|Can Europe’s tea parties upend EU?
By: Tyson Barker
April 21, 2011 04:22 PM EDT
|The looming battle over raising the debt ceiling has demonstrated that political brinksmanship is now a central element in Washington, even as it puts U.S. financial credibility at risk. Treasury Secretary Timothy Geithner has gone to great lengths to reassure financial markets that it would be raised — despite tea party opposition.
While the tea parties’ devotion to ideological purity roils Washington, a similar phenomenon is rupturing the traditional way that European countries are governed and putting at risk the Continent’s future prosperity.
The True Finns Party, for example, emerged as a clear winner in the Finnish elections on Sunday, with 19 percent of the vote. This anti-European Union political party capitalized on Finnish voters’ growing exasperation with what they view as the feckless profligacy of their southern neighbors. The True Finns campaigned on a platform of denying Portugal an EU bailout, though the country is at the precipice of default.
This Nordic result is a growing trend in Europe. From Finland to the Netherlands to Belgium to Hungary, reactionary anti-establishment parties and factions are on the rise. Though created by differing political cultures, the gaggle of anti-establishment, right-of-center movements across Europe is united by several common issues.
Many commentators have focused on their shared anti-immigrant rhetoric, but the most troubling aspect for the future of Europe is these parties’ deep-seated euro-skepticism and growing bailout fatigue.
They all regard the EU as a distant and aloof super-state — rewriting the social contracts of their countries and enabling indulgent behavior in the Union’s southern member-states. While these parties lack the libertarian streak that has come to define the U.S. tea party movement, they play to their populations’ visceral anger, which has been ignited by the economic crisis, the government response and an underlying desire to return to something more reflective of its own “core values” – be it in Helsinki or The Hague.
This European tea party movement has something else in common with the American version: an ambivalence, if not outright hostility, to compromise. At the EU level, which is built on consensus, this intransigence threatens to derail the euro-zone and even put the future of European integration in jeopardy.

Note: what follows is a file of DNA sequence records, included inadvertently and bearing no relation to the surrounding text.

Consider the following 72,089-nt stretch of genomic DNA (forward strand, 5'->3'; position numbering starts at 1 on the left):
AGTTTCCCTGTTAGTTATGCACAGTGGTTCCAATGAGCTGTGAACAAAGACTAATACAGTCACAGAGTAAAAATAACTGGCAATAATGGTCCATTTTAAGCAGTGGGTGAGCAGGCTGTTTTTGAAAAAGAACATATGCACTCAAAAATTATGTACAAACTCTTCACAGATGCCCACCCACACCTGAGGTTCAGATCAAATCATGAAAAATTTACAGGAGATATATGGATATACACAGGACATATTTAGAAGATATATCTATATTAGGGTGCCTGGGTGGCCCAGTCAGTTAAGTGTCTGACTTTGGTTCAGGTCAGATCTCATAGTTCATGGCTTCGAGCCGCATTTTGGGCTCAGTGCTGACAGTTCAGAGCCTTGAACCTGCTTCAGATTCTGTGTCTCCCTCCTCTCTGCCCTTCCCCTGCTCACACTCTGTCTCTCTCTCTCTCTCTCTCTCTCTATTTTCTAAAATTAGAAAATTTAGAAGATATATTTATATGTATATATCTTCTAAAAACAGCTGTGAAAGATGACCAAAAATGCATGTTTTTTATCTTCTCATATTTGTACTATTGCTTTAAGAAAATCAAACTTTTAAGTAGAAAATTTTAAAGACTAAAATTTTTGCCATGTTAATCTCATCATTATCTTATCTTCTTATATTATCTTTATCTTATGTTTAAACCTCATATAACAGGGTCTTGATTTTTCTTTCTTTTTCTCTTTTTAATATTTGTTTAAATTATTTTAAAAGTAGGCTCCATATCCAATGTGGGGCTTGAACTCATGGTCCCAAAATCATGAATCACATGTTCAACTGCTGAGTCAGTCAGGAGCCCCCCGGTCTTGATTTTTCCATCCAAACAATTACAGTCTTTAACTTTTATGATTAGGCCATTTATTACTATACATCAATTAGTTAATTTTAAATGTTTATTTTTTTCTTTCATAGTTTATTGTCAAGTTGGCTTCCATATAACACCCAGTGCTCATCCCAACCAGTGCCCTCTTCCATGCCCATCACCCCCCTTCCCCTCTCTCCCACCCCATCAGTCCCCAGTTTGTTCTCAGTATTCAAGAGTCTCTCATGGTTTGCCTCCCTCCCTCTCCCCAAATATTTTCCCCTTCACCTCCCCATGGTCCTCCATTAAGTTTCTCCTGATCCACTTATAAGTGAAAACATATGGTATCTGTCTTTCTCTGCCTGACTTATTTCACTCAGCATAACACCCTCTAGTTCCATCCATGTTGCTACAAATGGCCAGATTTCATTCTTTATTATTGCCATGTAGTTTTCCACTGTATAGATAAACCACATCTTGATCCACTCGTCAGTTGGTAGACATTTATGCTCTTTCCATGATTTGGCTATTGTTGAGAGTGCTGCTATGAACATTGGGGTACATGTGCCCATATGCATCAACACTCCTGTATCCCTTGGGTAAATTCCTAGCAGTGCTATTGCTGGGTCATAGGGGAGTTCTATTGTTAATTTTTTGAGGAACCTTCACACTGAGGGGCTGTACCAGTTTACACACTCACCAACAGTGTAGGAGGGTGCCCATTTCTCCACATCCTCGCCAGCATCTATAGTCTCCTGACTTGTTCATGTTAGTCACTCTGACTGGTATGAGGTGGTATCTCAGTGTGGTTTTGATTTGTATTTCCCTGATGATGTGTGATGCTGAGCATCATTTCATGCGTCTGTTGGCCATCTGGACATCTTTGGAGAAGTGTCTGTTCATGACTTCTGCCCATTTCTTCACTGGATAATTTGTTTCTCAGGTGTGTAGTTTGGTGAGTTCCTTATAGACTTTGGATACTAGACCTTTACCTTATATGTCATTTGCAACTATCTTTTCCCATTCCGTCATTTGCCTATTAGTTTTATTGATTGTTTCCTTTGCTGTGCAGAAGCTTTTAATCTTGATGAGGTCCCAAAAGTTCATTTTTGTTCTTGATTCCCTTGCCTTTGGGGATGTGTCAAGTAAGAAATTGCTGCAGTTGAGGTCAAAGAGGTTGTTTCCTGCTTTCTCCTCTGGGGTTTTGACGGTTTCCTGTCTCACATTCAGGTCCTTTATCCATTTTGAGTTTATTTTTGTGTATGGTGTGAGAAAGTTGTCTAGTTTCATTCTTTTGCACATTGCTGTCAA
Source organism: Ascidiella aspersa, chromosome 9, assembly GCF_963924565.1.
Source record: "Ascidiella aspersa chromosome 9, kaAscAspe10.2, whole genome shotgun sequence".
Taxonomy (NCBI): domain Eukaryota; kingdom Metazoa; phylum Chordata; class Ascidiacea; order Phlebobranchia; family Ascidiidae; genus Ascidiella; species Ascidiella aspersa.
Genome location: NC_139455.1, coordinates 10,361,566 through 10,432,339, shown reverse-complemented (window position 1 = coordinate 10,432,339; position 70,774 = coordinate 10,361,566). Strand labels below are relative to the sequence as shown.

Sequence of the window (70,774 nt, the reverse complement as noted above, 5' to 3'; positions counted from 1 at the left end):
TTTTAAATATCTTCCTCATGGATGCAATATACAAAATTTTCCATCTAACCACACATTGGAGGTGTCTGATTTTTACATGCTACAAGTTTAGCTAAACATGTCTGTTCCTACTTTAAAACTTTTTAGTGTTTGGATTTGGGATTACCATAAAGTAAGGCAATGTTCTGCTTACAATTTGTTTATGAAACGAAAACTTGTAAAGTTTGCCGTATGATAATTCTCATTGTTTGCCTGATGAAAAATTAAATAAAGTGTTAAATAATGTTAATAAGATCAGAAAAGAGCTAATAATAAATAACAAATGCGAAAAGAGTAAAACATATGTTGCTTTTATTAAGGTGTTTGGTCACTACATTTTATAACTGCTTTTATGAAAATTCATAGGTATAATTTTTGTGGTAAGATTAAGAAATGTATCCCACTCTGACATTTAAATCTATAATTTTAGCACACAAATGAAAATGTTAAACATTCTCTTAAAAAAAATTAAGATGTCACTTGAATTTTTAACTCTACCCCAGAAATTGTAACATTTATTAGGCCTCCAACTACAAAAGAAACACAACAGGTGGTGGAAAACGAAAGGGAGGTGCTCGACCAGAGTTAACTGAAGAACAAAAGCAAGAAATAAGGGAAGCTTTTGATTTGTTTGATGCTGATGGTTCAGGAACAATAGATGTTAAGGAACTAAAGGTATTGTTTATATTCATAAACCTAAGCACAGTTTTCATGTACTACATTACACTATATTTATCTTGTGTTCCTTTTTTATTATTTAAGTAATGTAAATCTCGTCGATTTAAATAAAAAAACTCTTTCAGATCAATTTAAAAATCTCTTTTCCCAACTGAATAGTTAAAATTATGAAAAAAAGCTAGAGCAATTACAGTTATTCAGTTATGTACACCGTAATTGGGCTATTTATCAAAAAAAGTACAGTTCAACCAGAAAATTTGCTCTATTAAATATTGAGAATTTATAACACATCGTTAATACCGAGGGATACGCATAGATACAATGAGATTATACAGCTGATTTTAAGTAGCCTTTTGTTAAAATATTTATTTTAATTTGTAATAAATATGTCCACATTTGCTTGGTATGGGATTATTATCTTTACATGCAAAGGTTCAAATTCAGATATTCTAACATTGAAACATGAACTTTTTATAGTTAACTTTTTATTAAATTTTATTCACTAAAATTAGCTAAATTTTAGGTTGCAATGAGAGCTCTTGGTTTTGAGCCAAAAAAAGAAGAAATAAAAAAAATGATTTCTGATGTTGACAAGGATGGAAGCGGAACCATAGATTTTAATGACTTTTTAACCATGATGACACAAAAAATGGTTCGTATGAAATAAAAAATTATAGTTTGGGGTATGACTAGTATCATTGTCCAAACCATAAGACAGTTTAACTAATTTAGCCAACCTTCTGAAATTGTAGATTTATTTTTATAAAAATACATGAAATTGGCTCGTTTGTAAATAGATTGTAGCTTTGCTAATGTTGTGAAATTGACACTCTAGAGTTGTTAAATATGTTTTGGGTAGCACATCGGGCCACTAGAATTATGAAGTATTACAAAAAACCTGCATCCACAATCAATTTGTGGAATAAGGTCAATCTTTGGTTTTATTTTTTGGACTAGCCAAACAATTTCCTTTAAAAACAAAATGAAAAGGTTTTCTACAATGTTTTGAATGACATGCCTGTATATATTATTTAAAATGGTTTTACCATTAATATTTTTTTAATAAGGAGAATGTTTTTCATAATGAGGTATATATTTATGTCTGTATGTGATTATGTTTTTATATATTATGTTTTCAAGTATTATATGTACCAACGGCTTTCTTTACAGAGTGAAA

In the Netherlands, the conservative coalition government’s tenuous hold on power is at the mercy of Geert Wilders’ Freedom Party, which has argued for repatriating power and treasure back from Brussels.
Meanwhile, Belgium, a country whose very existence is based on a delicate consensus between the prosperous Flemish north and the French-speaking south, has not been able to form a government in almost a year. Last month, the country, which is the seat of the European Union, won the dubious title of having the longest period without a government in modern history.
Flemish nationalists have long been resentful of their perceived role as paymasters to a decadent Wallonia. Their victories in last year’s election led some to question whether Belgium is still a viable state.
Next year, national elections are scheduled in Cyprus, Portugal, Poland, Denmark and Spain. In many races, similar populist, anti-establishment movements could well gain power.
But the elephant in the room is France. Sandwiched not only geographically but politically and culturally between the EU’s fiscally Spartan northern rim and the more free-wheeling south, France is, in some ways, the ultimate swing state in the EU system. The country faces presidential elections in May 2012, and many polls now show Marine Le Pen, scion of Jean-Marie Le Pen, leader of the right-wing Front National and an ardent Euro-skeptic, could receive enough votes to make it to a second, run-off round.
President Nicolas Sarkozy consistently runs third — behind Le Pen and the center-left candidate.
Though Marine Le Pen’s style has proven more palatable to the average French voter than that of her bombastic father, the substance is the same. If Le Pen is able to get traction in 2012, it could throw open France’s commitment to the European monetary architecture — regardless of her being elected president.
France is one of the EU’s two “indispensible nations.” If it succumbs to, or even flirts with, this new brand of Euro-skepticism, Europe could have a rocky road ahead.
Tyson Barker is senior project manager in transatlantic relations at the Bertelsmann Foundation.